Where to Watch the Eclipse in the Bay Area

Eclipse watchers at Foothill College in Los Altos. during 2014's partial solar eclipse. (James Tensuan/KQED)

Millions of people will be converging this weekend on the narrow band of darkness where the sun will be in total eclipse next Monday. But if you’re in the Bay Area, you don’t have to miss out. You can walk out the door and see the 75 percent eclipse here (Just don’t look directly at it without safety glasses!).

There are also plenty of events for all ages and interests, from the big wingding at San Francisco’s Exploratorium, to a toddler story time at your local library.

And even if you’re stuck in the office, you can watch the eclipse stream live on the Exploratorium app, Total Solar Eclipse.

By the way, call ahead if you’re hoping to pick up eclipse glasses from your local library. Supplies may be limited.

Here’s a roundup of events:

Exploratorium
Pier 15, The Embarcadero & Green St., San Francisco
9 a.m. to noon
Cost: Included in museum admission, $19.95 to $29.95

The museum will open early for an all-out eclipse extravaganza. There will be telescopes and solar safety glasses on the Plaza for viewing, and astronomers and experts on hand to explain the science behind the eclipse.

Exploratorium scientists in Madras, Oregon and Casper, Wyoming will offer live commentary via satellite on an indoor projection screen. The Oregon eclipse hits totality at 10:19 a.m. – around the same time the Bay Area reaches peak partial eclipse.

“We’re thinking people can be outside here experiencing the maximum occultation, then they can have their apps open, and they can look at actual totality in Oregon while we’re experiencing peak here,” says spokesman Martin Rock. Then, he says, everyone can head inside to watch Casper’s totality, at 10:43, on the big screen.

The museum will begin streaming a live sonification of the Casper eclipse at 9:15 in the Kanbar Forum. The Kronos Quartet will join the sonification live for 30 minutes starting at 10:29. The performance is sold out, but the broadcast and performance is available to stream live on the Total Solar Eclipse app.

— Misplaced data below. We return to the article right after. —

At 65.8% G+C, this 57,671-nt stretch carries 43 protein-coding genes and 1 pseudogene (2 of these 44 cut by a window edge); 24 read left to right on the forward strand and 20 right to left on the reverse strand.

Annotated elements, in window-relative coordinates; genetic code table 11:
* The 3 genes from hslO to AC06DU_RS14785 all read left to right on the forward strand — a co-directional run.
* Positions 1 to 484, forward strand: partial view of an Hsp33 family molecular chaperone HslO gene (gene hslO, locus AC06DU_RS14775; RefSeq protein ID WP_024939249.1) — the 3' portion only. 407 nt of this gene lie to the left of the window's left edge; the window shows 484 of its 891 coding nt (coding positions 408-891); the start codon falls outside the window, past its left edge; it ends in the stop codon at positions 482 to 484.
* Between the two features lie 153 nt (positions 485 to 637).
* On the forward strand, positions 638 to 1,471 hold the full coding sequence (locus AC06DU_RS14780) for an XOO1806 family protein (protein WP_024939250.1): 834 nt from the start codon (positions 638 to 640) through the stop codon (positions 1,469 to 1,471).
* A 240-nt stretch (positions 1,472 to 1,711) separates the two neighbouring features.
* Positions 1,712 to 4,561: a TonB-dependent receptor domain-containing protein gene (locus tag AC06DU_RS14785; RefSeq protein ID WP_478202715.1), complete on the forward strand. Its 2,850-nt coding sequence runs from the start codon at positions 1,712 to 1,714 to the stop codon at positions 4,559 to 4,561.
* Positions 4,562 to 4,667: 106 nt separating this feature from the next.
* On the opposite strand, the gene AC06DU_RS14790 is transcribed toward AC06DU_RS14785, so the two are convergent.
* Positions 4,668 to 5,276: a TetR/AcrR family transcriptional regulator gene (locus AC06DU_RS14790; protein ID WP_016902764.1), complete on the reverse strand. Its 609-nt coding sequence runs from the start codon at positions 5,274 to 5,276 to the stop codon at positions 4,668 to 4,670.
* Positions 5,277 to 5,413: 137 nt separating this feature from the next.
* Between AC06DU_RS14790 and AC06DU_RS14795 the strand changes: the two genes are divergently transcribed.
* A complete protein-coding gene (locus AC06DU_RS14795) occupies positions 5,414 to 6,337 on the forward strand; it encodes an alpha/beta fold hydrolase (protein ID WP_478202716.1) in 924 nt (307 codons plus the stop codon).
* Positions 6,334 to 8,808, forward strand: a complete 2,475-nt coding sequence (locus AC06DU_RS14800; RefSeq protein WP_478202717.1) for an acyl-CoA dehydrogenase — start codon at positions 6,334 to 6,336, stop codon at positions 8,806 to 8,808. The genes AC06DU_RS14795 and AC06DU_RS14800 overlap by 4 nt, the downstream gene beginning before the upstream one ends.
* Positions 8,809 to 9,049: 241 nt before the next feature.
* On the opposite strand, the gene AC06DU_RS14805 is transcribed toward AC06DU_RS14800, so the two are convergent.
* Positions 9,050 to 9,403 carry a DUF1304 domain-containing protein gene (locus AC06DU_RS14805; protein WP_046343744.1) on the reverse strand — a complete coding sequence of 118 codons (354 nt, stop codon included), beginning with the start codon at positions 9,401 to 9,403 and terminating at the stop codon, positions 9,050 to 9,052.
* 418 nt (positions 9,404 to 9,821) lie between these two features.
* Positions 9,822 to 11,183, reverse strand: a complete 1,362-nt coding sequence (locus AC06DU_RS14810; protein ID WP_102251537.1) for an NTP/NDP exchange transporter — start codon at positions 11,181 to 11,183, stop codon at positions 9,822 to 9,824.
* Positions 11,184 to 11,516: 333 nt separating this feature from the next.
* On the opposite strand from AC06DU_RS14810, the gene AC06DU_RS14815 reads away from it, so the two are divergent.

Find out more here.

Chabot Space and Science Center
10000 Skyline Blvd, Oakland
8 a.m. to 1 p.m.
Free

Expert astronomers and educators will bring the astronomical phenomenon to life. Watch the live feed from NASA and learn all about solar eclipses with hands-on demonstrations, and activities such as making pinhole viewers. Outside on the observatory deck, watch the partial eclipse safely with a variety of viewing instruments, from Sunspotters to eclipse glasses to an historic 8-inch telescope.

“The opportunity with the 8-inch is we can magnify,” says Chabot chief astronomer Ben Burress, “so you can potentially see mountains on the moon silhouetted by the sun.”

You may have to wait in line to look through it, but the eclipse is a pretty leisurely experience, he says, taking place over a couple of hours.

Find out more here.

Ortega Branch Library
3223 Ortega Street, San Francisco
10 to 11:30 a.m
Free

The Ortega Branch Library will host a Toddler Tales storytime inside, with a break to head outside and see how the eclipse is progressing. The theme of the storytime will be sun, moon and space. Free eclipse glasses will be available.

Find out more here.